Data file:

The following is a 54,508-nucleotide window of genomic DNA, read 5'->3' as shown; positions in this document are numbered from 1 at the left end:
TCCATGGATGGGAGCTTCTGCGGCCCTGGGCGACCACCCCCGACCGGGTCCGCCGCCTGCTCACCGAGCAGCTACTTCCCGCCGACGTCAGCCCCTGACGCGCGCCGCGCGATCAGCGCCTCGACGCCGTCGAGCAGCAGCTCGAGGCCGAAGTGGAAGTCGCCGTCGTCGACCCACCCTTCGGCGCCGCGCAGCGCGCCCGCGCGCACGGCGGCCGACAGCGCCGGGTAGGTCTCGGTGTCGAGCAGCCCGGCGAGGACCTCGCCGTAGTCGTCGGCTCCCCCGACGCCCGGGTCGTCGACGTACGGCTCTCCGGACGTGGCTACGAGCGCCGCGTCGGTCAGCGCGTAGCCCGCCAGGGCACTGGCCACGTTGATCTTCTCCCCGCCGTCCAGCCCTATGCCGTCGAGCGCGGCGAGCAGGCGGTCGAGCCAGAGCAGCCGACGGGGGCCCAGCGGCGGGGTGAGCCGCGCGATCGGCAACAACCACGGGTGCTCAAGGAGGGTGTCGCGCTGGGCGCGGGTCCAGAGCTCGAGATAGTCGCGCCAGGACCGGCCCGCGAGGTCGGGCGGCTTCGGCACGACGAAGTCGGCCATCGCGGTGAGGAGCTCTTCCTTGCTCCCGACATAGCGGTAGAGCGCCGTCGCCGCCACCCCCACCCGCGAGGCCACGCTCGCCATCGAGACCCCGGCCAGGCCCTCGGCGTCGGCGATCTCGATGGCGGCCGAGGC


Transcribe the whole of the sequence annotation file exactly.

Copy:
The following is a 54,508-nucleotide window of genomic DNA, read 5'->3' as shown; positions in this document are numbered from 1 at the left end:
TCCATGGATGGGAGCTTCTGCGGCCCTGGGCGACCACCCCCGACCGGGTCCGCCGCCTGCTCACCGAGCAGCTACTTCCCGCCGACGTCAGCCCCTGACGCGCGCCGCGCGATCAGCGCCTCGACGCCGTCGAGCAGCAGCTCGAGGCCGAAGTGGAAGTCGCCGTCGTCGACCCACCCTTCGGCGCCGCGCAGCGCGCCCGCGCGCACGGCGGCCGACAGCGCCGGGTAGGTCTCGGTGTCGAGCAGCCCGGCGAGGACCTCGCCGTAGTCGTCGGCTCCCCCGACGCCCGGGTCGTCGACGTACGGCTCTCCGGACGTGGCTACGAGCGCCGCGTCGGTCAGCGCGTAGCCCGCCAGGGCACTGGCCACGTTGATCTTCTCCCCGCCGTCCAGCCCTATGCCGTCGAGCGCGGCGAGCAGGCGGTCGAGCCAGAGCAGCCGACGGGGGCCCAGCGGCGGGGTGAGCCGCGCGATCGGCAACAACCACGGGTGCTCAAGGAGGGTGTCGCGCTGGGCGCGGGTCCAGAGCTCGAGATAGTCGCGCCAGGACCGGCCCGCGAGGTCGGGCGGCTTCGGCACGACGAAGTCGGCCATCGCGGTGAGGAGCTCTTCCTTGCTCCCGACATAGCGGTAGAGCGCCGTCGCCGCCACCCCCACCCGCGAGGCCACGCTCGCCATCGAGACCCCGGCCAGGCCCTCGGCGTCGGCGATCTCGATGGCGGCCGAGGC